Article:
List problems in your own words

Assessment Conclusions

1. No problem evident (WNL)

- address risk factors

- consider pt strengths and resources

- possible health promotion activities

2. Collaborative problem

- consult, refer

3. Problem which requires nursing intervention

- problem list

- Nursing Diagnosis

>> actual, potential

Nursing Diagnosis

A statement that describes actual or potential health problems that can be prevented or resolved by independent nursing intervention

NANDA Definition:

Nursing diagnosis is a clinical judgment about individual, family, or community responses to actual and potential health problems/life processes. Nursing diagnoses provide the basis for selection of nursing interventions to achieve outcomes for which the nurse is accountable.

Form for writing Nursing Diagnosis

P - problem diagnostic statement (NANDA)

E - etiology/related to cause or contributing factor

Characteristics of a Diagnostic Statement

 is clear and concise
 is specific and patient centered
 relates to one pt problem
 is accurate
 is based on reliable and relevant assessment data

P: pain

E: surgical trauma

P: altered nutrition, less than body req.

E: lack of knowledge of calorie content, lack of exercise

P: high risk for injury

E: effects of narcotics,

weakness 20 bedrest

P: Problem statement (NANDA)

 Goal Statement

E: Etiology/causative factors

 Nursing actions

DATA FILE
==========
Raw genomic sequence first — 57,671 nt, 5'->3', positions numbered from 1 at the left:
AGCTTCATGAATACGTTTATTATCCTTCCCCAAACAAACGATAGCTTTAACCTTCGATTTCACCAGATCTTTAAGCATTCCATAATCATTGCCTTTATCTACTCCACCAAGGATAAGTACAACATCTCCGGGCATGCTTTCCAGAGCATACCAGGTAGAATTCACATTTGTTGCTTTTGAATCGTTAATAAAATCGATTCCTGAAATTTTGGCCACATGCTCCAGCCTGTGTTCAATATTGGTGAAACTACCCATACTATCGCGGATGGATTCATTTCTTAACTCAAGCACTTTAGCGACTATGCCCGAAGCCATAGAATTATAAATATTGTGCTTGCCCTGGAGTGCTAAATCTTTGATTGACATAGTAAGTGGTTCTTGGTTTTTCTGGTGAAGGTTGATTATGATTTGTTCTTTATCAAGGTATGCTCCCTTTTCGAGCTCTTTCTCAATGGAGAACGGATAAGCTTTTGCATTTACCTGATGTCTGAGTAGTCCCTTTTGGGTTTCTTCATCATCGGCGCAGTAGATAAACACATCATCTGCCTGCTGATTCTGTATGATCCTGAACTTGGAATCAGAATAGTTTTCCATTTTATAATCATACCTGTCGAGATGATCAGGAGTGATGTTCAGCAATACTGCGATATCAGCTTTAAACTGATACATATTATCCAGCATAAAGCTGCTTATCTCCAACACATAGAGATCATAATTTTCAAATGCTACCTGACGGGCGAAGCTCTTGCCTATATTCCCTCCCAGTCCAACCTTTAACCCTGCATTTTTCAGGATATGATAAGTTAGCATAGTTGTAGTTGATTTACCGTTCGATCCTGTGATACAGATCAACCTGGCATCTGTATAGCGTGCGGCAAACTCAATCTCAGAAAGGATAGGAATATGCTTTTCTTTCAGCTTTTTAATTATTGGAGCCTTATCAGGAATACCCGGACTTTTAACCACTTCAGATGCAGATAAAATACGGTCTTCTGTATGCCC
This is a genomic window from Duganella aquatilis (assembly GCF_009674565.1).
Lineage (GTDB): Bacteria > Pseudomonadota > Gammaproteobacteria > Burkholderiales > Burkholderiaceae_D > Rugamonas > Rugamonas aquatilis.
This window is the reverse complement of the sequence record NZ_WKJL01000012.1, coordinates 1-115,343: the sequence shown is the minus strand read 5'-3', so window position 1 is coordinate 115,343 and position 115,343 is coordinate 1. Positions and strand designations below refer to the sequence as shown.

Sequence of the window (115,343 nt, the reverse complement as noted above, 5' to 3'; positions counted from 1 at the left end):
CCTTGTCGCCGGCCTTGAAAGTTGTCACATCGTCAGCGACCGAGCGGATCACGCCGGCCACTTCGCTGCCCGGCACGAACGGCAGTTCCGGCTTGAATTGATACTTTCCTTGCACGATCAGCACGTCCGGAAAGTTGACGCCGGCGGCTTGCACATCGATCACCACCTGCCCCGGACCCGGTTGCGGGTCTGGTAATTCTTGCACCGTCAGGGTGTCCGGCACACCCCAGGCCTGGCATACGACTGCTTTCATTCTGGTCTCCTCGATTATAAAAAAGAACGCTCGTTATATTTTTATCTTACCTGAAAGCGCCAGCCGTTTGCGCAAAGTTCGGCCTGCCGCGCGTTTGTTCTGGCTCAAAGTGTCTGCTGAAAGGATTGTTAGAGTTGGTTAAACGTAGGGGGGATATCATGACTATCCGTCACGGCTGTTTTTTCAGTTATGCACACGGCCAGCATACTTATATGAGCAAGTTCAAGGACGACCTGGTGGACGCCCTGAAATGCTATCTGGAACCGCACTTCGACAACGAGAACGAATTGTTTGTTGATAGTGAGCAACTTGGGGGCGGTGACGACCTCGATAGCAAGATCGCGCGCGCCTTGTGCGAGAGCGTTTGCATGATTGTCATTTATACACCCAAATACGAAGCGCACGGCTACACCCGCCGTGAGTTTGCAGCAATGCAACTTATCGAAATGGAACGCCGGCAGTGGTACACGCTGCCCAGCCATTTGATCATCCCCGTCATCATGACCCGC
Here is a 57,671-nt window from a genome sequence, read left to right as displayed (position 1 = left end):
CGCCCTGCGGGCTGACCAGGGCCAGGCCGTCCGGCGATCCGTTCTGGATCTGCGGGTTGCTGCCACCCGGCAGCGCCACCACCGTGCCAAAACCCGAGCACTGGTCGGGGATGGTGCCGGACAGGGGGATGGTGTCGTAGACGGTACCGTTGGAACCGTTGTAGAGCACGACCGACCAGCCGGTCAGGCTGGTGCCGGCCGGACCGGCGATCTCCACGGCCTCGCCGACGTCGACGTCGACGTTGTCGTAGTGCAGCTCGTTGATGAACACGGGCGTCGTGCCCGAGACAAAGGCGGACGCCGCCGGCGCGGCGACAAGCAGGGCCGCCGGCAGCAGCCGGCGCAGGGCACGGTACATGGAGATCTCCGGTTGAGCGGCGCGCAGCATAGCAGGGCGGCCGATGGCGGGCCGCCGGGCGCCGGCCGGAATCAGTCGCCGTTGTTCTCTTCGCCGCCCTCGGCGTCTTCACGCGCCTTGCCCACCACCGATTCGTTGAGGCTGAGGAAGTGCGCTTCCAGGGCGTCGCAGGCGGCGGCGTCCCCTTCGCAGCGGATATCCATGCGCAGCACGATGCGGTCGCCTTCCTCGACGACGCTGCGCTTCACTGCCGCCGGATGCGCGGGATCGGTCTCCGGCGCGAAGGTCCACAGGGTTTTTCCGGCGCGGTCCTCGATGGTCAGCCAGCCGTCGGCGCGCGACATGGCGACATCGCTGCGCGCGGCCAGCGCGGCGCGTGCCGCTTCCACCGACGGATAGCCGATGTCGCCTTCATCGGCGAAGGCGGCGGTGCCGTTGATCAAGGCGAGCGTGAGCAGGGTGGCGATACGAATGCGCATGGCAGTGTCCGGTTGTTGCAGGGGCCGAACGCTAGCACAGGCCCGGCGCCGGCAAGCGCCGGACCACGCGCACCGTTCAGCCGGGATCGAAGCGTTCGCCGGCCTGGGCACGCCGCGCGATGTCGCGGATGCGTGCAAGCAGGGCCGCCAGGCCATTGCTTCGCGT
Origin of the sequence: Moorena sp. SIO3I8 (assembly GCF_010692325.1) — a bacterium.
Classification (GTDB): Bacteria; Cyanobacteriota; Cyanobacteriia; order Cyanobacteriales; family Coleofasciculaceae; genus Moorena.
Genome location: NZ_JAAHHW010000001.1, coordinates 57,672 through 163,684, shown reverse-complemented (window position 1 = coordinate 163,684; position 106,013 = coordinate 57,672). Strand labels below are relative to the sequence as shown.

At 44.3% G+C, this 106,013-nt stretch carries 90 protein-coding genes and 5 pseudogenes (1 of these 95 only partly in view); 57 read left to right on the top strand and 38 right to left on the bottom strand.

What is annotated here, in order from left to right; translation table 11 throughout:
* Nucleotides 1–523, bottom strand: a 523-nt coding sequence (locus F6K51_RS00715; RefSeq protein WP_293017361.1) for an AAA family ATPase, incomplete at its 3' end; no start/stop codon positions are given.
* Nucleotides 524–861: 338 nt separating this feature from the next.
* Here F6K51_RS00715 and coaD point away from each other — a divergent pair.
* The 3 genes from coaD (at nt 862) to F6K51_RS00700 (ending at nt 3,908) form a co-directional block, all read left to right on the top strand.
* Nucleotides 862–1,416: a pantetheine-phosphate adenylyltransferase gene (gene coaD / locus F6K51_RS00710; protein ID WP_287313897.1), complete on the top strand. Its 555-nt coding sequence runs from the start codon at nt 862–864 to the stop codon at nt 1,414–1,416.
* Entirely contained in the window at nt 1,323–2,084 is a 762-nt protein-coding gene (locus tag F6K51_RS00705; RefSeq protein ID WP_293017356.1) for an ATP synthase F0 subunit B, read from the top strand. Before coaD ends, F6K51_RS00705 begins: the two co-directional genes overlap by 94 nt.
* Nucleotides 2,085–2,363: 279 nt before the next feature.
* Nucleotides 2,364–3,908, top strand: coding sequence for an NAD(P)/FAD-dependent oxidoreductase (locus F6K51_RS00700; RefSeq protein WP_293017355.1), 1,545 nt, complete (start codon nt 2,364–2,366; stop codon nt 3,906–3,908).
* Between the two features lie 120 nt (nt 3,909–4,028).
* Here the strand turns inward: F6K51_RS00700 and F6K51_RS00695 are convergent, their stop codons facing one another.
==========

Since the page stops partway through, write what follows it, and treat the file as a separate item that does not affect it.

P/Problem statement

E/Etiology

 Let's develop some diagnostic statements for Mr. R.

Planning

1. Set priorities

2. Determine goals

3. Develop expected outcomes

4. Design nursing interventions

5. Write Nursing Care Plan

6. Record and modify

Write 

Goals

Expected Outcomes

Nursing orders
(i.e. develop the nursing care plan)

Goals could be considered Long Term

Expected Outcomes " Short Term

Nursing diagnosis guides the type of goal

oriented toward: 

health restoration

health  maintenance

health promotion

Nursing care plan

written guideline for client care 
coordinates/communicates care
promotes continuity
lists outcomes/criteria to be evaluated

Nursing care plans vary depending on pt population, setting

 Institutional care plans may be

 3 column:

Problem  Goal  Nursing action

 4 column:

NDx  Goal  Nursing action Eval

  5 column:

Assessment  NDx  Goal 

Nursing action 

Eval

Standardized care plans

include generalized

NDx  Goals  Nursing actions Eval/Outcome criteria

Student care plans

include

NDx  Goals  Nursing actions Scientific Rationale Eval

Goals/Expected outcomes

 Anticipated patient responses
 specific statements of pt behavior or response that nurse anticipates from nursing care
 formulated for each diagnosis

Tips for writing goals

 Write a goal for each nsg dx
 Write step-by-step expected outcomes for each goal

helps to:

  •  guide nursing actions
  •  evaluate goal achievement

Guidelines for writing goals and Expected Outcomes

 Client-centered
 singular
 observable
 measurable
 time-limited
 mutual
 realistic

Formula for Writing Goals/Outcomes

Goal statement (long or short term) = patient behavior + criteria + time + conditions (if needed)

1. Subject - patient

2. Verb - action/behavior which pt performs

3. Criteria - acceptable performance